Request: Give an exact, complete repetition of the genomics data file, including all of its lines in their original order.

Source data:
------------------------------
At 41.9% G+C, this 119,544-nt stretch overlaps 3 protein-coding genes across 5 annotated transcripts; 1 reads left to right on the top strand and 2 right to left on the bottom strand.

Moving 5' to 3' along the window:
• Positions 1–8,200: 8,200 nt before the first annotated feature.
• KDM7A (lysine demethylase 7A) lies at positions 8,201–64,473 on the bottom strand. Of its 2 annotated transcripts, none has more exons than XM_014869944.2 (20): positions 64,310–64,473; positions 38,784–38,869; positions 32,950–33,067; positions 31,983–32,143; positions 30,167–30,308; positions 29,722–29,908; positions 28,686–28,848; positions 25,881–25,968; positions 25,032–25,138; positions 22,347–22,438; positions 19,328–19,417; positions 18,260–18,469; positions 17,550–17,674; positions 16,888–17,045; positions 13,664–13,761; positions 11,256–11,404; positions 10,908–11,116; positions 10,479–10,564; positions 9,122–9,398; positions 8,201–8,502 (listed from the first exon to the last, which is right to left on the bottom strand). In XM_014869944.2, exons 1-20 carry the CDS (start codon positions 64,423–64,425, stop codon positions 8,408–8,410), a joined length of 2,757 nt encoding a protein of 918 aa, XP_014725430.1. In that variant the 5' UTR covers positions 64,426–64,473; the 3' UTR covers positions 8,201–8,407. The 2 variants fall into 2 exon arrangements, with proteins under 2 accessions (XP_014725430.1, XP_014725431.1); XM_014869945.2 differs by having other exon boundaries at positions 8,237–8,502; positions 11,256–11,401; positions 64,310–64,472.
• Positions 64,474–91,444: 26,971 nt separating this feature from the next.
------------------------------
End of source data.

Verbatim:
At 41.9% G+C, this 119,544-nt stretch overlaps 3 protein-coding genes across 5 annotated transcripts; 1 reads left to right on the top strand and 2 right to left on the bottom strand.

Moving 5' to 3' along the window:
• Positions 1–8,200: 8,200 nt before the first annotated feature.
• KDM7A (lysine demethylase 7A) lies at positions 8,201–64,473 on the bottom strand. Of its 2 annotated transcripts, none has more exons than XM_014869944.2 (20): positions 64,310–64,473; positions 38,784–38,869; positions 32,950–33,067; positions 31,983–32,143; positions 30,167–30,308; positions 29,722–29,908; positions 28,686–28,848; positions 25,881–25,968; positions 25,032–25,138; positions 22,347–22,438; positions 19,328–19,417; positions 18,260–18,469; positions 17,550–17,674; positions 16,888–17,045; positions 13,664–13,761; positions 11,256–11,404; positions 10,908–11,116; positions 10,479–10,564; positions 9,122–9,398; positions 8,201–8,502 (listed from the first exon to the last, which is right to left on the bottom strand). In XM_014869944.2, exons 1-20 carry the CDS (start codon positions 64,423–64,425, stop codon positions 8,408–8,410), a joined length of 2,757 nt encoding a protein of 918 aa, XP_014725430.1. In that variant the 5' UTR covers positions 64,426–64,473; the 3' UTR covers positions 8,201–8,407. The 2 variants fall into 2 exon arrangements, with proteins under 2 accessions (XP_014725430.1, XP_014725431.1); XM_014869945.2 differs by having other exon boundaries at positions 8,237–8,502; positions 11,256–11,401; positions 64,310–64,472.
• Positions 64,474–91,444: 26,971 nt separating this feature from the next.